Tate Andersen, a 13-year old from Keizer, plays the lead role of Daniel O'Malley in New Shepherd Films production of The 211 Home (Submitted).

COVID-19 has caused the movie industry to nearly come to a standstill over the last nine months. However, small-budget studios have been able to continue production in the midst of a pandemic, and one independent, low-budget film used Keizer as one of its primary filming locations.

The 211 Home, a new movie from New Shepherd Films, used locations such as Volcanoes Stadium and Keizer City Hall to film their production earlier this fall.

Jim Huggins, the president and CEO of New Shepherd Films, and the director of The 211 Home, expressed his appreciation to the city of Keizer for their support.

“This has been a difficult process during COVID-19 but we have had phenomenal support from Mayor (Cathy) Clark and others in the community,” Huggins said. “We are thrilled that Keizer is a part of this.”

The 211 Home is a story about 13-year old Daniel O'Malley, a youngster who loves baseball, but hates the gift that he just received, a raggedy, worn-out glove from his grandfather. O'Malley's frustration at the unfairness of life boils over after realizing the ridicule he will receive from his teammates and friends. But as the story goes on, he begins to learn about the importance of being selfless and respecting his elders.

The film won an award for Best Family Screenplay at the Marina del Rey Film Festival.

Even though baseball is one of the main themes surrounding the film, Huggins says that this really isn't a sports movie.

“The movie is really about the impact of respect and relationships,” Huggins said.

New Shepherd Films is an independent, faith-based film production company that focuses on providing family-friendly entertainment. While The 211 Home, is a Christian-based movie, Huggins says that his productions are not like other films produced by faith-based studios

“We tell faith and family stories but we tell them differently. We don’t want our films to beat you over the head with scripture,” Huggins said.

New Shepherd Films began in Massachusetts and moved to Salem in 2014.

“The Northwest is a great place to film. You can make it look like a lot of other places on the planet,” Huggins said. “There is also a wealth of local talent here.”

Much of the local talent featured in The 211 Home comes from Keizer actors, including 13-year old Tate Andersen, who plays the lead role.

“It was a lot of fun. I loved being on set and interacting with everyone,” Andersen said. “At the beginning of the movie, my character is mischievous and self-centered and always wants to get his way. But later on he begins to see his selfishness, and wants to spend more time with his family.”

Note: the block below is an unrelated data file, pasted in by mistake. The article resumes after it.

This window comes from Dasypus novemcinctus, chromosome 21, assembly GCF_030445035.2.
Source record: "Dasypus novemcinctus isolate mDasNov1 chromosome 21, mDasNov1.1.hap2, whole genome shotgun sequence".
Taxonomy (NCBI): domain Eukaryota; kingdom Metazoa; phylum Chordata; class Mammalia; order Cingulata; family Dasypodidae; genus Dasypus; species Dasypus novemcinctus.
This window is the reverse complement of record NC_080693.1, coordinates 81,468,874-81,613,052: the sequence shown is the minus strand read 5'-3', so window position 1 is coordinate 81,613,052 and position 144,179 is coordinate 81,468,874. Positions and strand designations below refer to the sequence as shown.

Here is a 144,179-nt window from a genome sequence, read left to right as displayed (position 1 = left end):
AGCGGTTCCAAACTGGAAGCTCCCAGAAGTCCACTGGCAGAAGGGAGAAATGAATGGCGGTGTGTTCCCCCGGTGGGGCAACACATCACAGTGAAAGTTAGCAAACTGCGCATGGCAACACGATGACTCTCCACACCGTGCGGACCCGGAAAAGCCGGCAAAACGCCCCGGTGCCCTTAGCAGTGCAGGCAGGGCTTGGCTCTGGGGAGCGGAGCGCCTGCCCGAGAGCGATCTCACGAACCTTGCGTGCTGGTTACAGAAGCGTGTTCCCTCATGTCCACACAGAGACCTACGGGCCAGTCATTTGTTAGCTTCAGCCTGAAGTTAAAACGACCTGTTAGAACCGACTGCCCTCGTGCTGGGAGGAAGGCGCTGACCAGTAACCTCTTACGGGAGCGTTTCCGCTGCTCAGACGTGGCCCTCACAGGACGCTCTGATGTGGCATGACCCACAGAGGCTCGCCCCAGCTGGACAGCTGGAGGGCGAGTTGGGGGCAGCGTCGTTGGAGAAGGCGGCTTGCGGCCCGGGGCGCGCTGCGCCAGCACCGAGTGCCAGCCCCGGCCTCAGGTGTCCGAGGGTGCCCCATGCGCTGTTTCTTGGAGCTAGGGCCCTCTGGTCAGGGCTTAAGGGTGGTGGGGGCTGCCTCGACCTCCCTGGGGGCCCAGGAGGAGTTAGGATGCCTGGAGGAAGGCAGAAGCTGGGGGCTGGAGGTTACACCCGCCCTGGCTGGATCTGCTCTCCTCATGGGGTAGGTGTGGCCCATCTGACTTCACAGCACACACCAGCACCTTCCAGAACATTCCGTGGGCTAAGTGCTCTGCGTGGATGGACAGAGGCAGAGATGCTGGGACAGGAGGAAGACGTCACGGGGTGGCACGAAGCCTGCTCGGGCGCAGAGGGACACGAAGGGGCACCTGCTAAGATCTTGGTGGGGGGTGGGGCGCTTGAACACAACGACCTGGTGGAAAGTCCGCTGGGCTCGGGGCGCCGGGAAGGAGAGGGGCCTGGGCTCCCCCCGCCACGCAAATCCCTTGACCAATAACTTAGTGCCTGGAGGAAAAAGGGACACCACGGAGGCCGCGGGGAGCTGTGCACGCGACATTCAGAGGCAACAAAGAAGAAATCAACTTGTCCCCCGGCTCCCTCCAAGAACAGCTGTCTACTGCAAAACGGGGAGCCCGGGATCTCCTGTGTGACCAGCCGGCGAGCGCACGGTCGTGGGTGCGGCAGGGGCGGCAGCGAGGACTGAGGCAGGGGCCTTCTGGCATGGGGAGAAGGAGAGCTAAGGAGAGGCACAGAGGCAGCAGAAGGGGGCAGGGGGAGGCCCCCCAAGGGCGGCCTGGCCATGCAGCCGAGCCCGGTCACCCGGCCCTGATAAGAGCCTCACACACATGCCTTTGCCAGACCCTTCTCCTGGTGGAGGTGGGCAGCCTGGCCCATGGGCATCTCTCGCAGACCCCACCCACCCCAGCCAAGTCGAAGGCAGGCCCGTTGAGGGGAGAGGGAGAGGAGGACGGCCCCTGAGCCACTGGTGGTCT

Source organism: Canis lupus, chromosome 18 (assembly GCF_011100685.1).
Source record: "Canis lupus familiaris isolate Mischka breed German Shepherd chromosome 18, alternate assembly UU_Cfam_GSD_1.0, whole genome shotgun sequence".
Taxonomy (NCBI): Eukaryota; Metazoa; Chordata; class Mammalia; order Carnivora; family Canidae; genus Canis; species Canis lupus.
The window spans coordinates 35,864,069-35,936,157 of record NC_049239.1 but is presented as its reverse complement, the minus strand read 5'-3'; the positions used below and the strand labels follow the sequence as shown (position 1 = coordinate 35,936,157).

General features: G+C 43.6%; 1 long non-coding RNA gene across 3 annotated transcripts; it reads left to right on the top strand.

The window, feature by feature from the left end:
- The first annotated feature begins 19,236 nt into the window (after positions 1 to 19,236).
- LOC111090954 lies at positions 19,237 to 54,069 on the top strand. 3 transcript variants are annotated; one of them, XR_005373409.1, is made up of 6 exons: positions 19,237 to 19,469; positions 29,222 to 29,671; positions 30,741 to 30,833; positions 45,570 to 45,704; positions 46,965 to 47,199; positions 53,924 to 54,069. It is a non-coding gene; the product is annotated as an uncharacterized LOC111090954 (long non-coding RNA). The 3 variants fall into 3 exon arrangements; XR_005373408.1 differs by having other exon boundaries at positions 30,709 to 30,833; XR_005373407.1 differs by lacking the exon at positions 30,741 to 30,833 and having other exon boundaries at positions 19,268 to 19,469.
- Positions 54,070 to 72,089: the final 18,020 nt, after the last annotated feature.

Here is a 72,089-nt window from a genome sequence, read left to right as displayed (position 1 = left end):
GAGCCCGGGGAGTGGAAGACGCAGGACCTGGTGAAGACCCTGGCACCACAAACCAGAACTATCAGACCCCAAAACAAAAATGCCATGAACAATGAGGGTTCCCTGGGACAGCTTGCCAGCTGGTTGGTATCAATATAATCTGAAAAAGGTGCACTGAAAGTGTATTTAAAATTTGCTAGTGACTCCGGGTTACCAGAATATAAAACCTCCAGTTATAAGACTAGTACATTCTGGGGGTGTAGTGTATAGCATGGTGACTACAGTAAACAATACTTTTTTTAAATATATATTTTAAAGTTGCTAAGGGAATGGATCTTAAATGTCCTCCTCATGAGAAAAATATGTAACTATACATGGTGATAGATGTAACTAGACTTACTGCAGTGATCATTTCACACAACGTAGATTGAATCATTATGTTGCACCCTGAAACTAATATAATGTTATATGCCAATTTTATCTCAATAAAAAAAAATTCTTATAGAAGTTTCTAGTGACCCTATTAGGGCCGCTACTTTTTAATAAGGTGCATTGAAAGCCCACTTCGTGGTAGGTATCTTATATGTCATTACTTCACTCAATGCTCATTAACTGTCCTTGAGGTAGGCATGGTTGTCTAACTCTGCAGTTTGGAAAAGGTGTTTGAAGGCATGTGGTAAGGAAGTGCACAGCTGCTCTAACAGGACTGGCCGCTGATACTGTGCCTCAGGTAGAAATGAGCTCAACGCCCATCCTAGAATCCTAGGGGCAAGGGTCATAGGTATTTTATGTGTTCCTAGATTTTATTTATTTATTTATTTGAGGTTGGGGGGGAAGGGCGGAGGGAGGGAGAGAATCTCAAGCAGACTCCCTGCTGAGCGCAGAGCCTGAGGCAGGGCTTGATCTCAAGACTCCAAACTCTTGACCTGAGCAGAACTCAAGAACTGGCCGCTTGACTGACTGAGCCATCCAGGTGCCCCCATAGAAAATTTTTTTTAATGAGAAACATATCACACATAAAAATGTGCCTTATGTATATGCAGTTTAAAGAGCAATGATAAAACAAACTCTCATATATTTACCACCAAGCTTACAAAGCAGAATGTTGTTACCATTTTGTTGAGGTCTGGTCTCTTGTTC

Andersen had minimal acting experience going into his audition, which is why he was hesitant to try out for the part, but after a push from his family he decided to go for it.

“At first, I didn't want to try out because it was out of my comfort zone but my mom and my sisters encouraged me to audition,” Andersen said. “I was shocked when I found out I got the part.”

“This was Tate's first experience in acting and landing a lead role in a feature film and it was quite an experience for this young man. A genuine pleasure to work with, he was well prepared everyday,” Huggins added.

Andersen auditioned for the role in January, but due to COVID-19, filming didn't begin until October. Attempting to shoot a movie amidst a pandemic was taxing to say the least, but Huggins and his crew were resilient through the process.

“The guidelines are really strict. We have had to minimize our crew and maintain closed, private sets. “It’s been a huge challenge, but we have been able to overcome,” Huggins said.

During the scenes filmed at Volcanoes Stadium, a number of McNary Youth Baseball (MYB) players were used as extras.

“Kids were pretty pumped to be part of a movie. It was definitely exciting for them,” MYB president Bo Lane said.

New Shepherd Films is planning to release The 211 Home on digital platforms in Spring 2021 and hopes to have the DVD available by next Christmas.

“It's a heartfelt movie that teaches a good lesson,” Andersen said.